The Throne

Pre-Medieval [Tribal] society with a warrior culture competing for the throne.

  • Mortal Kombat style hierarchy.  You rise the ladder when you win.  You die when you lose.
    • ‘Hardcore’ Permanent character death in the highest ranking tournaments.
  • You can only challenge opponents within your ‘ranking range’.
  • Then, weekly tournaments determine a final… survivor… victor.
    • Weekly ‘real’ tournaments
    • Monthly ‘real’ tournaments
    • Weekly ‘practice’ tournaments
    • Daily ‘practice’ tournaments / matches
  • Servers with different tournament days, for people’s varying schedules.
  • Each server has 1v1, 2v2, 3v3, etc.
  • During the ‘off-time’ (non-tournament days), training will happen, allowing players to hone their skills and new players to level of to the PVP ranking.
  • The ranking will be WoW style
  • Once a player reaches a minimum practice rank, they can then apply for/enter he tournament.
  • Standard gear obtained though mario style slot machine + combining standard gear multiples and defeating other opponents (you get their gear).
  • Unique/Rare gear obtained through lottery and defeating other opponents.
  • Trading
  • Diablo/Startcraft style art/background + graphics (especially color).
  • *Interviews of top players/teams placed on the logic screen for people to watch.
  • **Game style must be one that allows for 1 person/team to be dominant for a long time based on skill
    • Standard gear must not be of significant combat advantage…only style
    • Rare gear must be HIGHLY prized (1 per server) and yet still only give minor combat advantage

Example Ladder

throne

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A Tale of Two Ethics

This is a news website idea for people to learn about and discuss controversial issues.  The main focus / inspiration for this is the topic of factory farming.  There are websites which examine the horrors associated with CAFOs (Confined Animal Feeding Operations), but does that really tell the whole story?  What about the fact that none of those animals would even exist without the demand for meat?  Is it better for them to be even born?  Is even one day of life worth dying for?  Is 1 square foot enough for a chicken to live a decent existence?  Do we even care about that chicken’s quality of existence?  Questions like these are what I wanted to get rolling.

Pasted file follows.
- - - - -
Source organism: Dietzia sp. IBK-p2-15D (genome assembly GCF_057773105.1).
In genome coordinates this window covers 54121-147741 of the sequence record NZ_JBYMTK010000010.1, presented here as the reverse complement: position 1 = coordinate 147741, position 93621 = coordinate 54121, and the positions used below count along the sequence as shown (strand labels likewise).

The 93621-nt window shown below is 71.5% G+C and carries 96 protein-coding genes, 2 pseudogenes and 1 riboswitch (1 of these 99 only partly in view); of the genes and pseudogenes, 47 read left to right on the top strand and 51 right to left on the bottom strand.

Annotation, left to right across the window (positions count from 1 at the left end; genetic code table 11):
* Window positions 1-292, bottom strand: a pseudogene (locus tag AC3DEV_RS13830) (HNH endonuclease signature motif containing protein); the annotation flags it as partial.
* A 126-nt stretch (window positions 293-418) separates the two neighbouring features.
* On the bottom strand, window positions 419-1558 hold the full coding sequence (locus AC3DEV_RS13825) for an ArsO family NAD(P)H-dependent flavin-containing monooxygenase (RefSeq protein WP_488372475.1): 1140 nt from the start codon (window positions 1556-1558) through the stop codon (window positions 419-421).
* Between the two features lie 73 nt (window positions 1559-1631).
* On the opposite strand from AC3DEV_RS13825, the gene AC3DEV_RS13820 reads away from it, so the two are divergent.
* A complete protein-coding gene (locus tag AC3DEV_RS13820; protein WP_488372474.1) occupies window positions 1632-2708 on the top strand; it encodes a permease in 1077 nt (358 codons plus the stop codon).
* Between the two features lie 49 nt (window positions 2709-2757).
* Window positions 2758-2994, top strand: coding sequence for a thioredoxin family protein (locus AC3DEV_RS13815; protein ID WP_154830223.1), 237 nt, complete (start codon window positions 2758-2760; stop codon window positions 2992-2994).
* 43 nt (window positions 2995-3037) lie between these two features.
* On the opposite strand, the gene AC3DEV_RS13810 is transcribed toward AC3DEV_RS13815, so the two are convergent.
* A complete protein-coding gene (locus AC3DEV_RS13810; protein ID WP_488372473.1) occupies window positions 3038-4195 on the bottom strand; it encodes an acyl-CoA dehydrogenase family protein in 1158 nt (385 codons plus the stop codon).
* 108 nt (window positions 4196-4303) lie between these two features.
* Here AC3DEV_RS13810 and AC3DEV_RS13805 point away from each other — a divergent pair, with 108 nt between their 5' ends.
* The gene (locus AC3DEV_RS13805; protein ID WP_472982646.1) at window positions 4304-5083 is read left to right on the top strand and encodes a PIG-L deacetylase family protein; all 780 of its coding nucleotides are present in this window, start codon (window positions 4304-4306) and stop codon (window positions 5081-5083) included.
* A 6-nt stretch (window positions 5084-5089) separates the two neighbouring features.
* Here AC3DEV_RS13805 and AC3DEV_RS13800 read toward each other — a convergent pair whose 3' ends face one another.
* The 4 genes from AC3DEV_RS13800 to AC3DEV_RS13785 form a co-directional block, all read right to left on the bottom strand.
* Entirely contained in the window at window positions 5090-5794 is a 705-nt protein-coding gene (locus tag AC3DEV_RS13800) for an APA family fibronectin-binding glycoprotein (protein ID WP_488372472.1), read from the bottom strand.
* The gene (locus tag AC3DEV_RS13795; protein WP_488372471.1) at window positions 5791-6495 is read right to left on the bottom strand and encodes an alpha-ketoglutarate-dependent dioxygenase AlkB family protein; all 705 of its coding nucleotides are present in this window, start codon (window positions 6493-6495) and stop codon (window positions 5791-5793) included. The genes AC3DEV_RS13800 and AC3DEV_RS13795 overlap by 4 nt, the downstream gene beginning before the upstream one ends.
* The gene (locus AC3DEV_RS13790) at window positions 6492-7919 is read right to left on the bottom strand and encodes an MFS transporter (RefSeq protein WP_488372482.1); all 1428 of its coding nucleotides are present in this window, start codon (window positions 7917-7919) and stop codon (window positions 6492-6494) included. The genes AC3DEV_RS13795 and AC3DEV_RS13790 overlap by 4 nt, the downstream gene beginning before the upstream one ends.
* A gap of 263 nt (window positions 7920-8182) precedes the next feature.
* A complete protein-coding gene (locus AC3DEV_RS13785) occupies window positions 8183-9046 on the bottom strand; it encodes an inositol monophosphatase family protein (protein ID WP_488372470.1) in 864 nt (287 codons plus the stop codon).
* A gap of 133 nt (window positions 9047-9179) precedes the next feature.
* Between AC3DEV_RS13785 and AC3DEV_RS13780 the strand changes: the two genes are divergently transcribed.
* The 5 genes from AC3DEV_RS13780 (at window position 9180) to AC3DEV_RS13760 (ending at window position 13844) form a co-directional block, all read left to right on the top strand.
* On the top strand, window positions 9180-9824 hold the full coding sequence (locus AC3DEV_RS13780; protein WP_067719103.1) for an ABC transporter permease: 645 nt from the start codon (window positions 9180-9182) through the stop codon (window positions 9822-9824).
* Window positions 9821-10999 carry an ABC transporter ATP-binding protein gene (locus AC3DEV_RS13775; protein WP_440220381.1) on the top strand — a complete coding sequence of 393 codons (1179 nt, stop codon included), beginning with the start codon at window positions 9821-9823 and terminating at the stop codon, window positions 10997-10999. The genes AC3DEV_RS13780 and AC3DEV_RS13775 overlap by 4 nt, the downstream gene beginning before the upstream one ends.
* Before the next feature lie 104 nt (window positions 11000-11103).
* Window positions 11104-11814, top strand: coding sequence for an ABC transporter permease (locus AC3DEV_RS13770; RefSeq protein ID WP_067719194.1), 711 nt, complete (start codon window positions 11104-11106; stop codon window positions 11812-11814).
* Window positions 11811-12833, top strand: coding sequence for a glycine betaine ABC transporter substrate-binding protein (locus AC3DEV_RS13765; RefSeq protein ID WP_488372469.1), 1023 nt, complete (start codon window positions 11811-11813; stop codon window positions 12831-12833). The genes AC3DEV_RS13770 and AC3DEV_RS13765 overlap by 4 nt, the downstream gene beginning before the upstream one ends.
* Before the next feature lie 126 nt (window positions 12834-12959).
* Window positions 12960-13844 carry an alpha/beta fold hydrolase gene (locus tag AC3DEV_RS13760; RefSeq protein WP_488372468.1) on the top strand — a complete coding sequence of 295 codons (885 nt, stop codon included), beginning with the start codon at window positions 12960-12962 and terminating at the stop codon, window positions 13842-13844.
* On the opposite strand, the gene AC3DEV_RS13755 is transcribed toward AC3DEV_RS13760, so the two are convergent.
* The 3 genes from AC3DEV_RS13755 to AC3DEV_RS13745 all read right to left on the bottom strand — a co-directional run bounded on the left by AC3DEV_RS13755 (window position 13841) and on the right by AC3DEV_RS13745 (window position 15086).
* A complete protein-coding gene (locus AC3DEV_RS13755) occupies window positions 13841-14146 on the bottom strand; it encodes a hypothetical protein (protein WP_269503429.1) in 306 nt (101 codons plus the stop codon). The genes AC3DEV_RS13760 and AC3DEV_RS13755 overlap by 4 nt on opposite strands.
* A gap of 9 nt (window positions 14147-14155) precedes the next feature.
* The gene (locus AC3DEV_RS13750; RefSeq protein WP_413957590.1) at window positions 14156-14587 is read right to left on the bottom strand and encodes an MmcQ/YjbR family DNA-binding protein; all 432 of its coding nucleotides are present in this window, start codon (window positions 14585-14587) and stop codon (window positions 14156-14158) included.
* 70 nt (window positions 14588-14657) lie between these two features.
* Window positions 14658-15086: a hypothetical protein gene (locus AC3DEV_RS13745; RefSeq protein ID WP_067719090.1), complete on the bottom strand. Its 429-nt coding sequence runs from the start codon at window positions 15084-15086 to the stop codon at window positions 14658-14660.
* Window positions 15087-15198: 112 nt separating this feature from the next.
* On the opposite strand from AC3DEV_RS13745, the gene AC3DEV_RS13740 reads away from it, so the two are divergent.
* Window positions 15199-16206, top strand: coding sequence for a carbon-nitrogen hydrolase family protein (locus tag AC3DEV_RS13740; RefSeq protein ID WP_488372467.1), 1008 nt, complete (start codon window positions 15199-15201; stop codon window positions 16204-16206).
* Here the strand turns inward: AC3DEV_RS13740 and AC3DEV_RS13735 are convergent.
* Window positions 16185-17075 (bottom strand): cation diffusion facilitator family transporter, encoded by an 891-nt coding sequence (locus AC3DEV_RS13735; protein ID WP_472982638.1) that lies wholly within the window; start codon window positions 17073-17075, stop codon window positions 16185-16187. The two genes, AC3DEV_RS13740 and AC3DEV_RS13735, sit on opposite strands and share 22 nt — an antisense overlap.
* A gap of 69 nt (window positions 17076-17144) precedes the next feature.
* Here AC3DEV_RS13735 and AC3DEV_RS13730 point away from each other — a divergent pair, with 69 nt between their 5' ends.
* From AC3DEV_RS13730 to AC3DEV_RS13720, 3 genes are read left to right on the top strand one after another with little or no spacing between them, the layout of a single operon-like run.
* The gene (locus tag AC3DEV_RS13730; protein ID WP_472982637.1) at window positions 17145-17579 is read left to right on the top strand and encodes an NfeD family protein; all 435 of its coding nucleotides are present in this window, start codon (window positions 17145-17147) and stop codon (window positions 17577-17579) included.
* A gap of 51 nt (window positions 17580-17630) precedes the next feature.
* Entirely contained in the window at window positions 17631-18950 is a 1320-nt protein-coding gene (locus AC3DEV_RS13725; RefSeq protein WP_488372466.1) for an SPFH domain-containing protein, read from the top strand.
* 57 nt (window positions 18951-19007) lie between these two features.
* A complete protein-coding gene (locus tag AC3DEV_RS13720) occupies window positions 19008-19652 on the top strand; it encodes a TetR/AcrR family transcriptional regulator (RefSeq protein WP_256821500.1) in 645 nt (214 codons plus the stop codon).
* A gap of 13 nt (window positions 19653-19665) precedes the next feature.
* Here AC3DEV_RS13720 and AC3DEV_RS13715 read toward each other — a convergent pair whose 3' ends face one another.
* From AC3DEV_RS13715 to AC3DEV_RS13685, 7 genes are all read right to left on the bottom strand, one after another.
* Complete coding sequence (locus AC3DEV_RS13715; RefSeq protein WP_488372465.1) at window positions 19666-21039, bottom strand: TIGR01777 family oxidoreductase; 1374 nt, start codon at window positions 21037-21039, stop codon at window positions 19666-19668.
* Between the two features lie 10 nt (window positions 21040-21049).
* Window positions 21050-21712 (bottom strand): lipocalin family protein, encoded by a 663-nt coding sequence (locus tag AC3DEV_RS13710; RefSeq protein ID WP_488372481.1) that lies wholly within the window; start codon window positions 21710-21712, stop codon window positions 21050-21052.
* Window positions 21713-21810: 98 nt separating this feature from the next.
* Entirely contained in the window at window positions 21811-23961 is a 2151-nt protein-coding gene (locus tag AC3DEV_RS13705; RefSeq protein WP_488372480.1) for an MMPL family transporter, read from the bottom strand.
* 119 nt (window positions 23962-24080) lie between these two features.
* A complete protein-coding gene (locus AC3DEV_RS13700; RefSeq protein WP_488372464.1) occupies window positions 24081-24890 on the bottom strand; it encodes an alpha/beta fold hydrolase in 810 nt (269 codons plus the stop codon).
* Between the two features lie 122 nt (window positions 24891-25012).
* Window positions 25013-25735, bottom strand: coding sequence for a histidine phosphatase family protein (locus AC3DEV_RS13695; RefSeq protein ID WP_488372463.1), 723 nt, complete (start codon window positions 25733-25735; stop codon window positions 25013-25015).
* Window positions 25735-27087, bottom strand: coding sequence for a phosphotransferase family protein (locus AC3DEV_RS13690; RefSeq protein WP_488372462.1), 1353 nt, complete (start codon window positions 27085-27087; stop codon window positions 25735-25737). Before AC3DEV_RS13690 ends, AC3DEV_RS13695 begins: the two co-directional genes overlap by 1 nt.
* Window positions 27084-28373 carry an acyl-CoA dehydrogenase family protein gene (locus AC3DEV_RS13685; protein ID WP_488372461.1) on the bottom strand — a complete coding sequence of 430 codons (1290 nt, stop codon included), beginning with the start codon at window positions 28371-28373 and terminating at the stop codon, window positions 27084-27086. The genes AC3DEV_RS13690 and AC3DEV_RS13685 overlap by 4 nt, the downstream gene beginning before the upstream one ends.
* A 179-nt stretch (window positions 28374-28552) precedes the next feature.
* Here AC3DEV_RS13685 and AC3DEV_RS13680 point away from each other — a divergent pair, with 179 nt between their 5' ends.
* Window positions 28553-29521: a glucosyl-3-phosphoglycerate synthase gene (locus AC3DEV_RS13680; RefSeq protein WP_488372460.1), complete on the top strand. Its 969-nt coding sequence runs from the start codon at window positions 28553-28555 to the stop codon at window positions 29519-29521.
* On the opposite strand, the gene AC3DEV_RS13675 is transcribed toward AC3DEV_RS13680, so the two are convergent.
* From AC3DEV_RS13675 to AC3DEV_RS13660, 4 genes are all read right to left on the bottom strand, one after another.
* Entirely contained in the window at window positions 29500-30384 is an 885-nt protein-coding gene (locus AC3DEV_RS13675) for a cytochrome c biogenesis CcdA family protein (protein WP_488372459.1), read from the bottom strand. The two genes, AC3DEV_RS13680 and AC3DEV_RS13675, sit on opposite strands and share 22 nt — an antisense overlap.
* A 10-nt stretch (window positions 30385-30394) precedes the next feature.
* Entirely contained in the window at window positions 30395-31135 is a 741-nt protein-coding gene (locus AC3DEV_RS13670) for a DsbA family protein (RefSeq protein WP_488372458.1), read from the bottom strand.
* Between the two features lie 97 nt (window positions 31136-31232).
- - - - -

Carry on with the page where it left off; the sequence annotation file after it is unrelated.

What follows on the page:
Key Website Elements

*Format

  • Multiple sections of news topics (today, food sourcing, labor, consumer products, celebrity issues, etc.)
  • Subsections. For example, under food sourcing: bananas, organic, pork, eggs, fish, wheat, etc.)
  • Weekly stories/updates of each sections (ex. Monday: Food Sourcing.  The article/blog could be about a new trade law, or simply a question posed by the writer).
    • Weekly updates as part of a series (i.e. 4 weeks of story on Pork Farming)
  • New topics available at thresholds of community interest + Ongoing articles**This leads into the next Key element

*Led by bloggers, powered by community (readers/commentators)

  • The stories are written by blogger(s) in communication with real-world informants.  For example, I go to 3 different farms, of various sizes/farming models.  Then I report on the practices of each, and open up the discussion for the ethics of each farming model.
    • OR
    • For the topic of food sourcing, have a subtopic: Pork.  Then examine 3 different styles of farming (i.e. CAFOs, Organic Farms, Family Farms).  And examine different farms for each of those.  (Tyson, Hormel, Whole Foods, Organic brands, Joel Salatin, etc.)
  • There is a discussion board/comment section with ‘UPVOTES’, similar to Reddit’s style.  Comments without upvotes after a certain period of time will get archived (must click “show more” to see), in order to keep the active discussion concise.
  • Track regular posters, and look for moderators within the community.  Even allow for popular commentators to compete for monthly chance to write an article.
  • Weekly updates on story follow a progression:
    • Week 1: Blog/Story about the issue
      • Comments in the discussion are read and considered.  The best points made are brought into week 2, with credit given to the commentator.
    • Week 2: Updates/Response
      • Any new research is written about.  The comments from week 1 are responded to.  I.E. “The 4 main points of interest based on ‘upvotes’: consumer cost, hidden costs, animal welfare, and farmer livelihood.”
      • Any key points main by commentators are ‘championed’.  I.E. “As JBond42007 mentioned, ‘Current CAFO methods allow for a lowering of consumer cost, but come with a host of hidden costs such as nearby environmental damage, poor animal husbandry practices, and poor working conditions for farmers/laborers”.
        • The commentator is brought to light as a ‘champion’
    • Week 3: Continue the discussion.  The captain (Blogger) sets the course, but must listen to the sailor in the crow’s nest (the readers/community/commentators) to direct where the ship (the website/discussion) can go.  Guide the discussion based upon public interest or a unique commentator opinion that needs awareness brought to it.
  • Ways of being Championed:
    • Upvotes reach a certain threshold (for example, a flat number of upvotes, or a % of upvotes based upon reader/commentator population + activity)
    • Post frequency + quality
    • A particularly unique view
    • Proven expertise (i.e. Has a video of him interviewing a farm owner)
    • Friendly blog authors